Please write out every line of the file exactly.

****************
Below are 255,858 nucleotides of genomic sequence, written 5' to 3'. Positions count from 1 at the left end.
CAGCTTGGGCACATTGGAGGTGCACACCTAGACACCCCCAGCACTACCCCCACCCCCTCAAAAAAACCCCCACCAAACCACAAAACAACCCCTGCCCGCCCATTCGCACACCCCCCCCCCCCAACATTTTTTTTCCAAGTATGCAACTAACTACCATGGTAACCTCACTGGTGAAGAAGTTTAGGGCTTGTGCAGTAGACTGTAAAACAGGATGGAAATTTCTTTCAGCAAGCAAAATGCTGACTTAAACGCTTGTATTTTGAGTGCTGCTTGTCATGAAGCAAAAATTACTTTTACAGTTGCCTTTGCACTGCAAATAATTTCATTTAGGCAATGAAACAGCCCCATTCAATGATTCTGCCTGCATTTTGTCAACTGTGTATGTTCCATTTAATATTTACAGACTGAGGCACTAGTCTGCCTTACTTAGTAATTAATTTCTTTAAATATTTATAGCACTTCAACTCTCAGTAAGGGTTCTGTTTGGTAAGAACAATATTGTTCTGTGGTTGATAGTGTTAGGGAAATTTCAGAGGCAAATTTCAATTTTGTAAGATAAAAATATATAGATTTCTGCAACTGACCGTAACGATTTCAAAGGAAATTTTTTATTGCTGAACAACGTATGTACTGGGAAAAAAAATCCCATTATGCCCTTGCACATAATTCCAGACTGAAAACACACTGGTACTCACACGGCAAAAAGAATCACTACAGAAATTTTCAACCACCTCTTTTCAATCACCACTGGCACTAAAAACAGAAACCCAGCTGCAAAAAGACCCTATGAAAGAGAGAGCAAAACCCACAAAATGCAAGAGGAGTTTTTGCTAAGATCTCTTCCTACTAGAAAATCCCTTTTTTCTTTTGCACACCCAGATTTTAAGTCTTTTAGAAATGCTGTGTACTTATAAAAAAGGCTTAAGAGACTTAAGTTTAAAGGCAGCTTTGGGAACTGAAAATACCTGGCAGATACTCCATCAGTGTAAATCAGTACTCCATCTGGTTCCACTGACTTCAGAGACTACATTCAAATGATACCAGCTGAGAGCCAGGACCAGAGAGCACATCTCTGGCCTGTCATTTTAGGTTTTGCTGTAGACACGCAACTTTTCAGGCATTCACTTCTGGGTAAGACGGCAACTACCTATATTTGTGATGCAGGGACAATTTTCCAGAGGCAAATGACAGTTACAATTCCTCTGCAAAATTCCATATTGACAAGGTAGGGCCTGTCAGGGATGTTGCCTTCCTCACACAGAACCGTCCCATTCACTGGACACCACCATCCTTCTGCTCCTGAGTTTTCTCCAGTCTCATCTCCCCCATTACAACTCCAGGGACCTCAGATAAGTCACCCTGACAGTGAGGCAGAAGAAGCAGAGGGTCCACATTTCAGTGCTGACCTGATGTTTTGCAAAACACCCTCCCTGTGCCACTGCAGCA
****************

Below are 255,858 nucleotides of genomic sequence, written 5' to 3'. Positions count from 1 at the left end.
CAGCTTGGGCACATTGGAGGTGCACACCTAGACACCCCCAGCACTACCCCCACCCCCTCAAAAAAACCCCCACCAAACCACAAAACAACCCCTGCCCGCCCATTCGCACACCCCCCCCCCCCAACATTTTTTTTCCAAGTATGCAACTAACTACCATGGTAACCTCACTGGTGAAGAAGTTTAGGGCTTGTGCAGTAGACTGTAAAACAGGATGGAAATTTCTTTCAGCAAGCAAAATGCTGACTTAAACGCTTGTATTTTGAGTGCTGCTTGTCATGAAGCAAAAATTACTTTTACAGTTGCCTTTGCACTGCAAATAATTTCATTTAGGCAATGAAACAGCCCCATTCAATGATTCTGCCTGCATTTTGTCAACTGTGTATGTTCCATTTAATATTTACAGACTGAGGCACTAGTCTGCCTTACTTAGTAATTAATTTCTTTAAATATTTATAGCACTTCAACTCTCAGTAAGGGTTCTGTTTGGTAAGAACAATATTGTTCTGTGGTTGATAGTGTTAGGGAAATTTCAGAGGCAAATTTCAATTTTGTAAGATAAAAATATATAGATTTCTGCAACTGACCGTAACGATTTCAAAGGAAATTTTTTATTGCTGAACAACGTATGTACTGGGAAAAAAAATCCCATTATGCCCTTGCACATAATTCCAGACTGAAAACACACTGGTACTCACACGGCAAAAAGAATCACTACAGAAATTTTCAACCACCTCTTTTCAATCACCACTGGCACTAAAAACAGAAACCCAGCTGCAAAAAGACCCTATGAAAGAGAGAGCAAAACCCACAAAATGCAAGAGGAGTTTTTGCTAAGATCTCTTCCTACTAGAAAATCCCTTTTTTCTTTTGCACACCCAGATTTTAAGTCTTTTAGAAATGCTGTGTACTTATAAAAAAGGCTTAAGAGACTTAAGTTTAAAGGCAGCTTTGGGAACTGAAAATACCTGGCAGATACTCCATCAGTGTAAATCAGTACTCCATCTGGTTCCACTGACTTCAGAGACTACATTCAAATGATACCAGCTGAGAGCCAGGACCAGAGAGCACATCTCTGGCCTGTCATTTTAGGTTTTGCTGTAGACACGCAACTTTTCAGGCATTCACTTCTGGGTAAGACGGCAACTACCTATATTTGTGATGCAGGGACAATTTTCCAGAGGCAAATGACAGTTACAATTCCTCTGCAAAATTCCATATTGACAAGGTAGGGCCTGTCAGGGATGTTGCCTTCCTCACACAGAACCGTCCCATTCACTGGACACCACCATCCTTCTGCTCCTGAGTTTTCTCCAGTCTCATCTCCCCCATTACAACTCCAGGGACCTCAGATAAGTCACCCTGACAGTGAGGCAGAAGAAGCAGAGGGTCCACATTTCAGTGCTGACCTGATGTTTTGCAAAACACCCTCCCTGTGCCACTGCAGCA